LS: Okay, so this has been a very bad year for movies, so no one should read anything into these movies. I went to a screening of Pride and Prejudice on Friday night. (It was nothing to write home about.) On Saturday we saw You, Me and Everyone We Know, which was a quirky little film with an outstanding performance by a little boy that really made me laugh. And yesterday we saw The 40-year-old Virgin, which was surprisingly poignant in a totally juvenile way.
WBR: If you weren't a writer, what would you be?
LS: A landscape architect.
WBR: How do you spend your time when you’re not writing?
LS: I go for walks and play tennis. I love movies and see about a hundred a year. But frankly, I don’t have much free time. I’m a L.A. city commissioner. I also curate the occasional museum exhibition and do tons of speaking events each year. I’m also a freak when it comes to letter writing. I write lots of letters. My days are extraordinarily full with all sorts of things, and I have to say no a lot so I can write.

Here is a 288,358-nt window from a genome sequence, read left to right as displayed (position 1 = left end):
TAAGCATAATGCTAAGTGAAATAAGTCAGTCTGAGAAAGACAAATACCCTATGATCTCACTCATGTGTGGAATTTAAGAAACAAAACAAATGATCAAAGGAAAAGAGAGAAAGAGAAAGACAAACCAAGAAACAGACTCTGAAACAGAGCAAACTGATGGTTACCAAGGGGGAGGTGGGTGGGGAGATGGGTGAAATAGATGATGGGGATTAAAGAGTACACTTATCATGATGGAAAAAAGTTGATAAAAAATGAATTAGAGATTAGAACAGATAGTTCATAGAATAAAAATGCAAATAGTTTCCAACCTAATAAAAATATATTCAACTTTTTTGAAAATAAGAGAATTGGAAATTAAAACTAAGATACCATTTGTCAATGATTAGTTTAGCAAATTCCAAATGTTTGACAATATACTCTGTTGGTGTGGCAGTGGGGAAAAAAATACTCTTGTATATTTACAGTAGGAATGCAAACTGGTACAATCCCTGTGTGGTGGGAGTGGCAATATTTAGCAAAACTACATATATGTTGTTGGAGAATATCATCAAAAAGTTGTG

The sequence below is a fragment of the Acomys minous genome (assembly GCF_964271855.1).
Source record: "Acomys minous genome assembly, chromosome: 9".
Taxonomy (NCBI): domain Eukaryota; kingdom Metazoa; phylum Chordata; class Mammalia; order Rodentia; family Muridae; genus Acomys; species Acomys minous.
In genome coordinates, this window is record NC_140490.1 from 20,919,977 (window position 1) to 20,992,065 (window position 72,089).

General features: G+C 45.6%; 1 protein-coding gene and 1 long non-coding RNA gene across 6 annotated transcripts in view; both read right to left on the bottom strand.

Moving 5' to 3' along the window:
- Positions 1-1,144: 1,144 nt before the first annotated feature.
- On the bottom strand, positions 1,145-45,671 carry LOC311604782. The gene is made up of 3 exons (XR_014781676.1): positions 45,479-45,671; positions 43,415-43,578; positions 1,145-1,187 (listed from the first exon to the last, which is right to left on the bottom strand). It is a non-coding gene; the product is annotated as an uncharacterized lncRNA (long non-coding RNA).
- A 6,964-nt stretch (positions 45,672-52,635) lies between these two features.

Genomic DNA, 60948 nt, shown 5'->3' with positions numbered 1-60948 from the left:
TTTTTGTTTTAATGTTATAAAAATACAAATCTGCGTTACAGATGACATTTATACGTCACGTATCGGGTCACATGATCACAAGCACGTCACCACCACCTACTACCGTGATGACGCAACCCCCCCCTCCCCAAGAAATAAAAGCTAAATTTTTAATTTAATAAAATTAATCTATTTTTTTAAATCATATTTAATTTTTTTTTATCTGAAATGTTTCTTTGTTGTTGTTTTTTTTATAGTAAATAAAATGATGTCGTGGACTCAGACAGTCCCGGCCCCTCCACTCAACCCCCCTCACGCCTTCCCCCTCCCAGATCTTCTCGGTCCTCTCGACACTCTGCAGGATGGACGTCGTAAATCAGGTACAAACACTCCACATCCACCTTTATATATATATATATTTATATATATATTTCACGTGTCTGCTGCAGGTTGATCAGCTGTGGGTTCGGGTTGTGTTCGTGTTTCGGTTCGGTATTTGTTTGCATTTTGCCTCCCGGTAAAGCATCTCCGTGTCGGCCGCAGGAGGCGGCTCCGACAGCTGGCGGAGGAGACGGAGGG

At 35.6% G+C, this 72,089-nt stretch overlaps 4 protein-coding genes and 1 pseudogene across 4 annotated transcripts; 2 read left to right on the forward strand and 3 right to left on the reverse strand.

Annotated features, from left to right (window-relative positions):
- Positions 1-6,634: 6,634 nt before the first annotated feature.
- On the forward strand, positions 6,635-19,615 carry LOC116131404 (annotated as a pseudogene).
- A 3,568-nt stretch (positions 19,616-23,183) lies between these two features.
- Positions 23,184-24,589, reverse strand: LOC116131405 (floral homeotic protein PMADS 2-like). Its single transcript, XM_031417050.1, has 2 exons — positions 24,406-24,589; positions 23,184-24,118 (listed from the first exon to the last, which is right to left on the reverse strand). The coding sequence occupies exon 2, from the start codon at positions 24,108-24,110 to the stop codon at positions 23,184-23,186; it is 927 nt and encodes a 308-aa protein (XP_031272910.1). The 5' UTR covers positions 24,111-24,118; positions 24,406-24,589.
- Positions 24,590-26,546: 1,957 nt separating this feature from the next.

WBR: And lastly, what is the bravest thing you've ever done?
LS: This is a funny question, because I’m torn about how to answer it. For me the scariest things I’ve done are the times that I’ve had to take care of my kids when they’ve been hurt or sick. I’ve really had to be very brave through some of those.
The more obvious answer would be some of the travel I’ve done. Going to Jiangyong County to research nu shu required a certain amount of bravery, I suppose. I was told I was only the second foreigner to go there. The bright side of a trip like that is that everything is completely new. The down sides are no hot water and eating things like pig penis. But I don’t consider that to require much in the way of bravery. They’re just minor inconveniences so that I can explore a deep passion.
And if I look at your question in a whole other way, I would say that writing is the bravest thing I’ve done. Like all artists, writers have to be willing to go to the bone, reveal themselves, and then be willing for people to hate what they have to say. But I don’t know if you would call that bravery or insanity.